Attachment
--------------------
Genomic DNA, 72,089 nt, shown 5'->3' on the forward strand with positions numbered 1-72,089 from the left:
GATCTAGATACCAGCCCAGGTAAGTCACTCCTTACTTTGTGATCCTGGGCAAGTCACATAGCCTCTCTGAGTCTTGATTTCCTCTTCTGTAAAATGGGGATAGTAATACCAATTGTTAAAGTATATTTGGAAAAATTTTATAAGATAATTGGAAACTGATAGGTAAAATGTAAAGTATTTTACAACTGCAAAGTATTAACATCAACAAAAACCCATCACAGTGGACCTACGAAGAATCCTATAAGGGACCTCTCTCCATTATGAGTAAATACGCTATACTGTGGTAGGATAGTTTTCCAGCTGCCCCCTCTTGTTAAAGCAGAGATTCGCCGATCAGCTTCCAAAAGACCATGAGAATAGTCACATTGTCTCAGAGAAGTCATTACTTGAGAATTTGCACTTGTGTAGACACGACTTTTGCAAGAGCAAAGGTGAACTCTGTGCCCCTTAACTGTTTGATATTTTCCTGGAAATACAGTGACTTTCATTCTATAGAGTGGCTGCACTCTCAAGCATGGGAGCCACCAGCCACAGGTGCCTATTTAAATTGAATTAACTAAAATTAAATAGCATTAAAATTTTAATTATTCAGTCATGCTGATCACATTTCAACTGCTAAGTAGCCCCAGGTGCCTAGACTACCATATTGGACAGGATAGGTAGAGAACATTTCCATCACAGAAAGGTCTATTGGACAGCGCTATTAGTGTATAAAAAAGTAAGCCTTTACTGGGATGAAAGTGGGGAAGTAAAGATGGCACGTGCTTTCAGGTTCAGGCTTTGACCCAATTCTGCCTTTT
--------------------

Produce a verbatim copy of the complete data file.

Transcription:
Genomic DNA, 72,089 nt, shown 5'->3' on the forward strand with positions numbered 1-72,089 from the left:
GATCTAGATACCAGCCCAGGTAAGTCACTCCTTACTTTGTGATCCTGGGCAAGTCACATAGCCTCTCTGAGTCTTGATTTCCTCTTCTGTAAAATGGGGATAGTAATACCAATTGTTAAAGTATATTTGGAAAAATTTTATAAGATAATTGGAAACTGATAGGTAAAATGTAAAGTATTTTACAACTGCAAAGTATTAACATCAACAAAAACCCATCACAGTGGACCTACGAAGAATCCTATAAGGGACCTCTCTCCATTATGAGTAAATACGCTATACTGTGGTAGGATAGTTTTCCAGCTGCCCCCTCTTGTTAAAGCAGAGATTCGCCGATCAGCTTCCAAAAGACCATGAGAATAGTCACATTGTCTCAGAGAAGTCATTACTTGAGAATTTGCACTTGTGTAGACACGACTTTTGCAAGAGCAAAGGTGAACTCTGTGCCCCTTAACTGTTTGATATTTTCCTGGAAATACAGTGACTTTCATTCTATAGAGTGGCTGCACTCTCAAGCATGGGAGCCACCAGCCACAGGTGCCTATTTAAATTGAATTAACTAAAATTAAATAGCATTAAAATTTTAATTATTCAGTCATGCTGATCACATTTCAACTGCTAAGTAGCCCCAGGTGCCTAGACTACCATATTGGACAGGATAGGTAGAGAACATTTCCATCACAGAAAGGTCTATTGGACAGCGCTATTAGTGTATAAAAAAGTAAGCCTTTACTGGGATGAAAGTGGGGAAGTAAAGATGGCACGTGCTTTCAGGTTCAGGCTTTGACCCAATTCTGCCTTTT